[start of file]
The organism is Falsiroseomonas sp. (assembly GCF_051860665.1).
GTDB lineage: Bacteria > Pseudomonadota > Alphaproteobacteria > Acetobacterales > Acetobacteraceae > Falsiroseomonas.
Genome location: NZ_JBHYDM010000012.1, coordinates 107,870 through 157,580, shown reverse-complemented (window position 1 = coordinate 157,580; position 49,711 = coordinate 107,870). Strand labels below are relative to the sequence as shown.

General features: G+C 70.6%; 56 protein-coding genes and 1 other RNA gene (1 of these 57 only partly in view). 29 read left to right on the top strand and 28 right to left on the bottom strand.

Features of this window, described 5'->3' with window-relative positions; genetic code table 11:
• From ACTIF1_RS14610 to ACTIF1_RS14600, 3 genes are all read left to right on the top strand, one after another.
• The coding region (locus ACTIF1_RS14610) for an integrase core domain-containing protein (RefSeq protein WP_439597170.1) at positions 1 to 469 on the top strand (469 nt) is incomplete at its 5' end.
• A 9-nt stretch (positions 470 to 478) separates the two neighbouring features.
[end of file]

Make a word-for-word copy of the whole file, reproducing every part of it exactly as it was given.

The organism is Falsiroseomonas sp. (assembly GCF_051860665.1).
GTDB lineage: Bacteria > Pseudomonadota > Alphaproteobacteria > Acetobacterales > Acetobacteraceae > Falsiroseomonas.
Genome location: NZ_JBHYDM010000012.1, coordinates 107,870 through 157,580, shown reverse-complemented (window position 1 = coordinate 157,580; position 49,711 = coordinate 107,870). Strand labels below are relative to the sequence as shown.

General features: G+C 70.6%; 56 protein-coding genes and 1 other RNA gene (1 of these 57 only partly in view). 29 read left to right on the top strand and 28 right to left on the bottom strand.

Features of this window, described 5'->3' with window-relative positions; genetic code table 11:
• From ACTIF1_RS14610 to ACTIF1_RS14600, 3 genes are all read left to right on the top strand, one after another.
• The coding region (locus ACTIF1_RS14610) for an integrase core domain-containing protein (RefSeq protein WP_439597170.1) at positions 1 to 469 on the top strand (469 nt) is incomplete at its 5' end.
• A 9-nt stretch (positions 470 to 478) separates the two neighbouring features.